This is the first time I have booked an “all inclusive” resort.   There is no end to the number of resorts here in Barbados, so we just picked one.   We are staying at the Turtle Beach by Elegance Hotels on the southern side of the island, an area called Dover Beach.

Turtle Beach looking west

Turtle Beach looking west

“All inclusive” is not my usual style (I prefer small boutique B&B’s), but we thought we’d try it for a change.  We found out upon arrival that the all inclusive is indeed truly all inclusive.  You can’t turn around without a staff member pushing a rum drink into your hand.

Me on Turtle Beach shortly after our arrival

Me on Turtle Beach shortly after our arrival

We made ourselves at home on the pretty beach, with some fairly large waves and endless rum drinks.

Getting close to sunset

Getting close to sunset

One of the many rum drinks we sampled.

One of the many rum drinks we sampled.

Our first full day we were up early and decided to walk along the beach towards St. Lawrence Gap.  We ended up walking almost three hours, the distance from Dover Beach to very nearly Bridgetown.

Very cool tiles inlaid into the side walk.

Very cool tiles inlaid into the sidewalk.

Sidewalk tile closeup

Sidewalk tile closeup

We couldn’t stay along the beach for the entire walk, but followed the beach where we could, along the roads when we had to, and then walked the boardwalk when we reached that point.

St. Lawrence Gap early in the morning.

St. Lawrence Gap early in the morning.

Me on Carib Beach

Me on Carib Beach

Barbados, to my eyes, is a lot like the other Caribbean islands I have visited, (loose chickens everywhere, rusted rebar protruding from abandoned half completed building projects, and very friendly people) but with fewer stray dogs.  We saw quite a few cats, but only two dogs.  I was surprised to see some run down and abandoned properties along the beach front, beside very expensive hotels.

A pretty fence along the road

A pretty fence along the road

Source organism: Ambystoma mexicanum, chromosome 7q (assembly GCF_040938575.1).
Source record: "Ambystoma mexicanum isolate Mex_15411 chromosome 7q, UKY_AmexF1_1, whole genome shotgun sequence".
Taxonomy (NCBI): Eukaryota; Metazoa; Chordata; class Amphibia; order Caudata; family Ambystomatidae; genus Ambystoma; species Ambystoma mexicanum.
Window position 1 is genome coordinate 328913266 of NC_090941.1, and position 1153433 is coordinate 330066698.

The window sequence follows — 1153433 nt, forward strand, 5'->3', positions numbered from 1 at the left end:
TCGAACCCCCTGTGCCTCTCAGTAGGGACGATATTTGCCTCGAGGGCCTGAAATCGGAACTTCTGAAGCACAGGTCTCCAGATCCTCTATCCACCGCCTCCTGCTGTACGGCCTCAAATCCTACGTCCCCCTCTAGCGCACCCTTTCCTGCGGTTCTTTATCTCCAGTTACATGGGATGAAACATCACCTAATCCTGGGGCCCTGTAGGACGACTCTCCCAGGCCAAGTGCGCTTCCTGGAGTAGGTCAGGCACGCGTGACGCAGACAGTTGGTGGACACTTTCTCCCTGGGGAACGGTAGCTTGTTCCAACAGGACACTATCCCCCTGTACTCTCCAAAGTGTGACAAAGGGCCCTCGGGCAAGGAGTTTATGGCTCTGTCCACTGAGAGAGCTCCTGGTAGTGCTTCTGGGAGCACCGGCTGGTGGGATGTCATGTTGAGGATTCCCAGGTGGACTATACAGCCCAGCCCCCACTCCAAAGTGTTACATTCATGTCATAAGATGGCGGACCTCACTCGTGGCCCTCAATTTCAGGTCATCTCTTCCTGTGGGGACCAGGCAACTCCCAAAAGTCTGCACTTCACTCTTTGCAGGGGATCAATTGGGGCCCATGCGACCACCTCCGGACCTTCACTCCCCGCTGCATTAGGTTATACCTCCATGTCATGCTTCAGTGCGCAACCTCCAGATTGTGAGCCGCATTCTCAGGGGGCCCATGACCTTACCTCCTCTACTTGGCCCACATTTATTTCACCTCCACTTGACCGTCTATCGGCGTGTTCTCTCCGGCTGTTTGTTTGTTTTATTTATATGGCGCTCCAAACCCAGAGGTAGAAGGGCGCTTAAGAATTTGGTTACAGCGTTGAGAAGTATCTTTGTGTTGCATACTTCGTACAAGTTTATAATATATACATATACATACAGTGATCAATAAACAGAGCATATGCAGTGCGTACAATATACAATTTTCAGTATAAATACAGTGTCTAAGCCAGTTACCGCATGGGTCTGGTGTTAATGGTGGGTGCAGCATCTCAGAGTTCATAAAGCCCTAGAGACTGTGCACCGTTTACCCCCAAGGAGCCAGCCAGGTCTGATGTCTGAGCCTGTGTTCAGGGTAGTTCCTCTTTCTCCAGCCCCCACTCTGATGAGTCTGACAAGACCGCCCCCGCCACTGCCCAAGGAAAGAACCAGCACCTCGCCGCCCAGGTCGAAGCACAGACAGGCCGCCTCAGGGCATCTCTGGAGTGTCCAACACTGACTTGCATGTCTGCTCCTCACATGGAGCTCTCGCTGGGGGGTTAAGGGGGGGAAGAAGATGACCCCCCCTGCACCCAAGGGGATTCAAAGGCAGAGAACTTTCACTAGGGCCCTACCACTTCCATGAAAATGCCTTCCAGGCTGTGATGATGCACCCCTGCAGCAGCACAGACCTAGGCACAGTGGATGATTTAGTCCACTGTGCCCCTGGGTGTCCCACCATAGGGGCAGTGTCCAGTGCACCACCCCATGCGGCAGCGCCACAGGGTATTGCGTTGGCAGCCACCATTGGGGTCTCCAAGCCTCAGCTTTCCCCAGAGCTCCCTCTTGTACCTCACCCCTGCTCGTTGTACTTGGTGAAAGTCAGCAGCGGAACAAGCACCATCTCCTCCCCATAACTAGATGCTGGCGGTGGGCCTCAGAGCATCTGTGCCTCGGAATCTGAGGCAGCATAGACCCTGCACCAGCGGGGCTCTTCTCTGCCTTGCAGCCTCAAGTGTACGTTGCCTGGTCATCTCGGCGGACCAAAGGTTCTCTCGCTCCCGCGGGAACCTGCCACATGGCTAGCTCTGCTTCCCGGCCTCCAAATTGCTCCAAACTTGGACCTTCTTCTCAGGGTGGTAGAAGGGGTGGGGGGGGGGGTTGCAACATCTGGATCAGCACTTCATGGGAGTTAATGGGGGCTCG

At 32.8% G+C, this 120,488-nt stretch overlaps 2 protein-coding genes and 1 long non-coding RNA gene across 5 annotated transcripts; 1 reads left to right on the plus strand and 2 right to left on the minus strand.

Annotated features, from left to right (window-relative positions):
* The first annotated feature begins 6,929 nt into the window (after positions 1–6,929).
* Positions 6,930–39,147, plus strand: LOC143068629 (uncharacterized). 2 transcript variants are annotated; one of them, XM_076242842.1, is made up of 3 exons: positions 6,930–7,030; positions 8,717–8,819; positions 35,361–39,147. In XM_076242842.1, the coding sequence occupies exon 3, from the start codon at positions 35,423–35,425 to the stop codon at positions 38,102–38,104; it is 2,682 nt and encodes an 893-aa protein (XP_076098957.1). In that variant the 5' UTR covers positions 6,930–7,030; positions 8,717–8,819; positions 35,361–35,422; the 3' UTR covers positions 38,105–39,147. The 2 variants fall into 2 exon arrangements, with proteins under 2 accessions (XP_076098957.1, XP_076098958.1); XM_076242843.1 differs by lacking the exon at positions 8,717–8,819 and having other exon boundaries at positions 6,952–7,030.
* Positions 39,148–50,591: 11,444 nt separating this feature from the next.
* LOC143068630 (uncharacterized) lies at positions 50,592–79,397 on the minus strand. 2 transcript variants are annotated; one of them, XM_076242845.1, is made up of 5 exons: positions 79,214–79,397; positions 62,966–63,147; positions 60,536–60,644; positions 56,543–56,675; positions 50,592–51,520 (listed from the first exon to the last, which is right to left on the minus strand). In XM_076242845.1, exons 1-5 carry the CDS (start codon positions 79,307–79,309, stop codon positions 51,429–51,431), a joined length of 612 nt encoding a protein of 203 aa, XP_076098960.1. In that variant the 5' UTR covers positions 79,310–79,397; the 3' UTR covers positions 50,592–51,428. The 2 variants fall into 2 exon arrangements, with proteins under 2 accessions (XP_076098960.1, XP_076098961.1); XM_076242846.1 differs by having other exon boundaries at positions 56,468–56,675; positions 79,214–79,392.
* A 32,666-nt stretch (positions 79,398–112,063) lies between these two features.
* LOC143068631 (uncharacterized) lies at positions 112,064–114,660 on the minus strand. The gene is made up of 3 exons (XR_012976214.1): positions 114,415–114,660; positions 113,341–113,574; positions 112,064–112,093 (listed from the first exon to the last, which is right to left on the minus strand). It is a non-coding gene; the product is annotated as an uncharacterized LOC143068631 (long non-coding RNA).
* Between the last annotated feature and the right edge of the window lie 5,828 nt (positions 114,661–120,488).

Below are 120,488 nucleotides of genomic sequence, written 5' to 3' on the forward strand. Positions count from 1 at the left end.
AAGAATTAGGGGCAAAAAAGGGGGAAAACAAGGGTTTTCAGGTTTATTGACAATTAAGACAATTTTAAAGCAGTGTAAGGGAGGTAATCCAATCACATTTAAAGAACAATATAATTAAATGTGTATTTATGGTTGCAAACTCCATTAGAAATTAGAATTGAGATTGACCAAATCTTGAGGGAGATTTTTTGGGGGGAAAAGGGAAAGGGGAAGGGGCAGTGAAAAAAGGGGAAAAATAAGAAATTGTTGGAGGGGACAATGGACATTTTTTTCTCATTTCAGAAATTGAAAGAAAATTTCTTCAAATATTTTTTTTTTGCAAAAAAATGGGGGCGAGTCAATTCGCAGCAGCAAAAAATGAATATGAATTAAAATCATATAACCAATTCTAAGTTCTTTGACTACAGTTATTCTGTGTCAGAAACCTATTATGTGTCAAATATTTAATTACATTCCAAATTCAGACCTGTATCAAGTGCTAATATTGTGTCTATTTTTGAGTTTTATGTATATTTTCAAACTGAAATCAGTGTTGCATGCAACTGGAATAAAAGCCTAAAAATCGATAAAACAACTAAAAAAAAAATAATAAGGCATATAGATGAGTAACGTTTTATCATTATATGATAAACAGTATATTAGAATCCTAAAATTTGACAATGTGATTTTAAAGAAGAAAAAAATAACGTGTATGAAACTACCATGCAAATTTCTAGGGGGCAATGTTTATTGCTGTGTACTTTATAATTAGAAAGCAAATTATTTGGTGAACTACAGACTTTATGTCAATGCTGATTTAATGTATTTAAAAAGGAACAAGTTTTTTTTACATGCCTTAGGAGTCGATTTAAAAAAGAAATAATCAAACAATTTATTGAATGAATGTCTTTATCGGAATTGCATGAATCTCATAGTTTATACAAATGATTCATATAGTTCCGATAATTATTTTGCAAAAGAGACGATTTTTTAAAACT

We ended up walking what we think was about 2 to 2 1/2 miles.  We started out in a light rain, and ended in bright, warm, sunny weather.

Near Worthing

Near Worthing

We saw turtle signs but no turtles

We saw turtle signs but no turtles

Pretty private homes along the beach near Rockley

Pretty private homes along the beach near Rockley

An unlikely bus stop

An unlikely bus stop

We ended our walk at St. Ann’s Fort right outside the Bridgetown Hilton.  From there we jumped into one of the many local minibuses (collectivo) and got a ride back to Dover Beach for $1 US each ($2 Barbados dollars).

The boardwalk ran along the beach from about Accra Beach to Hastings Beach

The boardwalk ran along the beach from about Accra Beach to Hastings Beach

St. Ann's Fort just south of Bridgetown, Barbados

St. Ann’s Fort just south of Bridgetown, Barbados

All the local people we have spoken with have been very friendly and kind.  The stray cats are all friendly, unafraid, which means no one is harming them.  People offer help even when not asked.  A guy with dreadlocks in the local market proffered a fist for a fist bump and said “Chill out man, you’re in Barbados.”   We are taking his advice and are chilling out.   Just what my sister needed, coming from the frosty NW.

 

 

 

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A Pagan Looks at Christmas